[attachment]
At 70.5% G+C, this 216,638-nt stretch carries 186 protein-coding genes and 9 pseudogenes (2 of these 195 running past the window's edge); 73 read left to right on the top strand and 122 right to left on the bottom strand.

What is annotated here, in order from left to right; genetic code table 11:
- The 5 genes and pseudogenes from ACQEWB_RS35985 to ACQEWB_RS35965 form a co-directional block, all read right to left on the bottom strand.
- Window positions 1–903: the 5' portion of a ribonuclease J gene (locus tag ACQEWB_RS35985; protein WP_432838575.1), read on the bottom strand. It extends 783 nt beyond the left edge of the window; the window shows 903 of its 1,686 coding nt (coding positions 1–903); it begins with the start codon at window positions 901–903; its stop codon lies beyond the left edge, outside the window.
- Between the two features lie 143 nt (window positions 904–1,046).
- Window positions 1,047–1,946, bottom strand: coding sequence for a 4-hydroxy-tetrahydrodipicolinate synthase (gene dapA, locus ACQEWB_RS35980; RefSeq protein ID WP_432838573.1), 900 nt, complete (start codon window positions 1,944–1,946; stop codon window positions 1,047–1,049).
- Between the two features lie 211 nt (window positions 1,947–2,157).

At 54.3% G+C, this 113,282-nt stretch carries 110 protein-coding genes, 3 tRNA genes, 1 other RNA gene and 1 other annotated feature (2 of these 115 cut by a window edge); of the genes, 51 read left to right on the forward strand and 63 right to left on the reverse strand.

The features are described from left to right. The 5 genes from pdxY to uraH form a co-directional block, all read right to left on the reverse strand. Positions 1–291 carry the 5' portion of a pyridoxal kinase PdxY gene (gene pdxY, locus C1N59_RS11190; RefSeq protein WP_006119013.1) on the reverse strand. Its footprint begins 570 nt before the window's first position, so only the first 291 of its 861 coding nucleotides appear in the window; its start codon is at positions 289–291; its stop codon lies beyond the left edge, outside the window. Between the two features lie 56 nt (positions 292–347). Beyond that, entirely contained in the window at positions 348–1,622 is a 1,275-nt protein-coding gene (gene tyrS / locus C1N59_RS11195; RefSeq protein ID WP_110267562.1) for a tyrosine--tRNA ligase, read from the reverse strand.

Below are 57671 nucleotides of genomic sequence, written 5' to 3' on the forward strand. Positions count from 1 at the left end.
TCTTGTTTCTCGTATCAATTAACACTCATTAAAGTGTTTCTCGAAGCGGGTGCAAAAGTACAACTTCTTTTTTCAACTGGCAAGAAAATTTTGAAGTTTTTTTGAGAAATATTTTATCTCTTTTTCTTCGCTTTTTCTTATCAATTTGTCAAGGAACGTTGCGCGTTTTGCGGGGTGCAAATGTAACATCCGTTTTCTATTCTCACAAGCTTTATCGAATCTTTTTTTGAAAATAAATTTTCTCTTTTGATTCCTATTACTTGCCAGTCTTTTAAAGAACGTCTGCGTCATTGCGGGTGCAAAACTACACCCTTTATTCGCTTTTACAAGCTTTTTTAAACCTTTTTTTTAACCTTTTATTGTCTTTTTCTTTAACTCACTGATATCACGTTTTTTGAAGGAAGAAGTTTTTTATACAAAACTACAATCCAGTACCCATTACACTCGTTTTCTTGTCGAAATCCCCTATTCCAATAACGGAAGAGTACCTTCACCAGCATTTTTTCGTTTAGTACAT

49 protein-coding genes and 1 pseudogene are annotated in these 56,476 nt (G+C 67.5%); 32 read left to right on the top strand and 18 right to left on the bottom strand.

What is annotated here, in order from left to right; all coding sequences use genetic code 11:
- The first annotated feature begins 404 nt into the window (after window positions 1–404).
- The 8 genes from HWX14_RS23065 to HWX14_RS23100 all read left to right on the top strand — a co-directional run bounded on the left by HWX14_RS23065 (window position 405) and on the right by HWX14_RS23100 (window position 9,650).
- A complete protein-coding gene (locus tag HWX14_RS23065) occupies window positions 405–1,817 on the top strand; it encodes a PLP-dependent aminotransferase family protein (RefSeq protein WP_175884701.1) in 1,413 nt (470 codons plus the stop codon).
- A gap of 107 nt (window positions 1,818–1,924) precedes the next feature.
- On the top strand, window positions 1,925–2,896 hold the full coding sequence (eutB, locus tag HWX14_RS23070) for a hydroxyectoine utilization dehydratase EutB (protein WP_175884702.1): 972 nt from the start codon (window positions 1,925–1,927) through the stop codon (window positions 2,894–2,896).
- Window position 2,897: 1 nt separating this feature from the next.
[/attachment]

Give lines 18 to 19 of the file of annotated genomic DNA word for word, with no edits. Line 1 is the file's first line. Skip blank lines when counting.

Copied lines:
- On the top strand, window positions 1,925–2,896 hold the full coding sequence (eutB, locus tag HWX14_RS23070) for a hydroxyectoine utilization dehydratase EutB (protein WP_175884702.1): 972 nt from the start codon (window positions 1,925–1,927) through the stop codon (window positions 2,894–2,896).
- Window position 2,897: 1 nt separating this feature from the next.